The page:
The researcher-policymaker partnership

16th June 2023

Authors: Jessica Sprague-Jones, Jacqueline Counts, Center for Public Partnerships and Research.

Part 2

We at the Center for Public Partnerships and Research, University of Kansas, have built long-term relationships with state agencies that have weathered changes in political leadership and agency administrations. In What they don’t teach you in school about working with policymakers, we shared four lessons for how researchers can more effectively influence policy. Here, we share our experience developing intimate knowledge of our partners’ contexts and needs through long-term relationship building. 

Our relationships with our partners are foundational to our work. Regardless of the service we are offering them, we begin with understanding our partner’s context, needs, and priorities, and closely monitor how they change over time– while all the while keeping in mind where we’d like to go. This is especially true for our partners who are most actively engaged in making and influencing policy. We communicate regularly to understand timing, changing opportunities, and key pieces of information that will help move conversations forward. 

Through these trusting relationships, we get a lot of critical feedback on what ideas are conversation-enders. Sometimes this is at the level of terminology, and sometimes it’s just an idea that has not yet found its moment. This is valuable information to receive. We cannot all be native speakers of state political discourse – it is amazing how often we inadvertently use a term that to us seems neutral or positive but is completely toxic to the intended audience. Creating better conditions for children and families is a goal that a lot of people of different political persuasions share. To be able to make progress, we need to build on that shared interest, not torpedo it by calling attention to the ideas we don’t agree on. 

Likewise, our partners give us helpful feedback on what is persuasive. The policy-relevant materials we create must be succinct. The information we get from our partners about what policymakers value or need to better understand is critical both to how we develop our materials and, more fundamentally, the direction of our research. This willingness to take an iterative approach to the kinds of evidence we find and build is at the heart of what makes us effective in supporting policymakers. We act as knowledge brokers. Our job is not to be an expert in a single substantive area, or method of analysis, or even discipline. Our job is to be an expert at finding and applying solid research and tractable solutions to the problems at hand. We try to find the best information, and make recommendations clearly, knowing that we share with our partners and audiences a fundamental understanding that all plans are contingent – just because we put an idea on paper does not mean it will be adopted whole cloth.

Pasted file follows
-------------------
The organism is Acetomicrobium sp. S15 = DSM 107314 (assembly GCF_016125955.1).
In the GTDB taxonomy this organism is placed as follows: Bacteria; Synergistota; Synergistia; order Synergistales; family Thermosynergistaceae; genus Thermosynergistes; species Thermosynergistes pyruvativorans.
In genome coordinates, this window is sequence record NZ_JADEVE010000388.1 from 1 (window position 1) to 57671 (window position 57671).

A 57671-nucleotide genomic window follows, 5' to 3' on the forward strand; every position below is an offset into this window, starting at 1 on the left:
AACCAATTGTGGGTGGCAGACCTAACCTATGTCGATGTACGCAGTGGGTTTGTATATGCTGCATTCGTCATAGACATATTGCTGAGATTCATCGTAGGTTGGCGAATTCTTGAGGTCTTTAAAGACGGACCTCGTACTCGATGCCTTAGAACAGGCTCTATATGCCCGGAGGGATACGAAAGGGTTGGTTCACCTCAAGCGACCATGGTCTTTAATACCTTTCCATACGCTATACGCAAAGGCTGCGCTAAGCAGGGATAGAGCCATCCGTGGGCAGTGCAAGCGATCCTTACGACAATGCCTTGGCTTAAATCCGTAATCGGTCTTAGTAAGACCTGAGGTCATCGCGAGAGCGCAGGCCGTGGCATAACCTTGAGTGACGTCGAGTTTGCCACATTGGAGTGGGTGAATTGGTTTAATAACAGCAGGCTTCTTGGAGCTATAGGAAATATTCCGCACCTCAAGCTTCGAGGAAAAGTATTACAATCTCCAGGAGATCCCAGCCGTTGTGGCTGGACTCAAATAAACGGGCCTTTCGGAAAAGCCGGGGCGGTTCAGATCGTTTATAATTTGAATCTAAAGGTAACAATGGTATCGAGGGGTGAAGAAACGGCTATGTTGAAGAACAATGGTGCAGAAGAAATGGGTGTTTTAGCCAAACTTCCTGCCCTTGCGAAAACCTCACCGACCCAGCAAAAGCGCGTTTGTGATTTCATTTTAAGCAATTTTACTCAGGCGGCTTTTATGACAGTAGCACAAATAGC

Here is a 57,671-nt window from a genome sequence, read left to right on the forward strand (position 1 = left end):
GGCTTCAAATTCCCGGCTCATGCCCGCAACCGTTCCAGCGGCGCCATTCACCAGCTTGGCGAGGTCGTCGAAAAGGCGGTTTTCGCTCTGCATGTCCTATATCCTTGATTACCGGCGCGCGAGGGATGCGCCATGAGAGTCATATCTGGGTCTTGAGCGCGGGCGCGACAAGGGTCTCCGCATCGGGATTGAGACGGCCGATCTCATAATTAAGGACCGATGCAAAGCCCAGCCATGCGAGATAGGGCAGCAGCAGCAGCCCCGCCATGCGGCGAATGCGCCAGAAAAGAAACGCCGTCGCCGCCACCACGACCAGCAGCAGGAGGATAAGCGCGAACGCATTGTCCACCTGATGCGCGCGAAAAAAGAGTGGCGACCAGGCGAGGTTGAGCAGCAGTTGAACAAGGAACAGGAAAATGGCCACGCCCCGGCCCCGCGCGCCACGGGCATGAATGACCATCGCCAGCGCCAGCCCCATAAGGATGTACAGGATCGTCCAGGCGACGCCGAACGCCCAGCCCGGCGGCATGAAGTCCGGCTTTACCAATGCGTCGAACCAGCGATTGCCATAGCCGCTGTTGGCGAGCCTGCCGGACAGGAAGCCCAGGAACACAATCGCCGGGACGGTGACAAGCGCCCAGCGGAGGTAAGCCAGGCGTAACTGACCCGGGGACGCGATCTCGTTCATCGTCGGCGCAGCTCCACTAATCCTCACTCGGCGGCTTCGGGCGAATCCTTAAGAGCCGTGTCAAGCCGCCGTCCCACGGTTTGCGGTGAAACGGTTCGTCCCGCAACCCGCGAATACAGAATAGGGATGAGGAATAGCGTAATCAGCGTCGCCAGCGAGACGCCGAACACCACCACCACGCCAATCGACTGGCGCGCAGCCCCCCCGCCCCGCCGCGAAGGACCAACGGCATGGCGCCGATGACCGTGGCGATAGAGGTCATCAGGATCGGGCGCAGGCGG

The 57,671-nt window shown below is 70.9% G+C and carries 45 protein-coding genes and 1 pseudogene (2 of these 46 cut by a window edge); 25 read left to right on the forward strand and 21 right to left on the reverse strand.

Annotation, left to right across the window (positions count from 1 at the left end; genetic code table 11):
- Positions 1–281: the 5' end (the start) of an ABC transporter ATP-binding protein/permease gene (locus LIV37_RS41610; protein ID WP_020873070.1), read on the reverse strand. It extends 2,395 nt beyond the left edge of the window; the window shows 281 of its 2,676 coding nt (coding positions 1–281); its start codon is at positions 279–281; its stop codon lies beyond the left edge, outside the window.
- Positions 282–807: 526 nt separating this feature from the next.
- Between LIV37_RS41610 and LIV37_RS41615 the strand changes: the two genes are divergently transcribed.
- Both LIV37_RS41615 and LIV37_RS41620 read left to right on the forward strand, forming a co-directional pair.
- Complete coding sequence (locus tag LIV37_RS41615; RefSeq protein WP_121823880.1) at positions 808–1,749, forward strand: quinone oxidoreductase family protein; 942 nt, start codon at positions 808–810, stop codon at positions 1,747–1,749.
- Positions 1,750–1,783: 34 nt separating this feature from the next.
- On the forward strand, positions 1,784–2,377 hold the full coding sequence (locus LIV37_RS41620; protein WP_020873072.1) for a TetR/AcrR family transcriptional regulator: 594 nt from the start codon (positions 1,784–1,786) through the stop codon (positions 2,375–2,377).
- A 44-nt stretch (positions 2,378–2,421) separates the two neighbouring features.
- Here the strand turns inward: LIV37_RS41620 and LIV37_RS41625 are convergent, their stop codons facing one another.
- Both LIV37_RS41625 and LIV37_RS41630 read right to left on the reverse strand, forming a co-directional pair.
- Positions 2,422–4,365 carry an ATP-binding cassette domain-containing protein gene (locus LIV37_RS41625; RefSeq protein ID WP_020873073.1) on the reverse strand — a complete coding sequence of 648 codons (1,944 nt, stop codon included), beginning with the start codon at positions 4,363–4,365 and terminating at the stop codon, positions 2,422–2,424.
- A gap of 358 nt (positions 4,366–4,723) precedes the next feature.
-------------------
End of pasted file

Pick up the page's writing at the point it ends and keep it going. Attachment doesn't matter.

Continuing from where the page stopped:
Credibility is key to the researcher-policymaker relationship. Our value is in our expertise and our ethical commitment to representing empirical realities. Most researchers understand and value that role, but where they usually misfire is how they try to convey that credibility. Academics are trained for deep expertise, and to document the minutia of their methodological choices. This kind of information is critical for an academic audience that will use it to evaluate the quality of the research, as well as the finding. To non-academic audiences, this same transparency can read exactly the opposite, looking like a lack of clarity or even obfuscation. Many short research briefs devote most of the space to methodological choices and caveats to interpretation, to the point that it is difficult to find the result. We find that a general audience often trusts us to have done the work well without knowing all the details – and that those details actually engender some mistrust, like you’re trying to hide what you want to say, or you maybe aren’t really saying anything at all. We need to stand ready to provide the methodological details for those who want it, rather than leading with them and burying the “so what”. 

Ultimately, influencing policy is a partnership between people who are experts on policymaking context and people who are experts at finding and understanding research. It requires deep knowledge of the policymaking context, which changes rapidly. Building and maintaining trusting relationships with people who make and influence policy is the only way to stay on top of it.

The Center for Public Partnerships and Research specialises in systems change and in finding innovative solutions to complex social problems.

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This blog is part 2 of 4.

Using strategic foresight to support policymaking 

Continue to read part 3 of the blog series.

Read here

What they don’t teach you in school about working with policy makers

Return to part 1 of the blog series.

Read here

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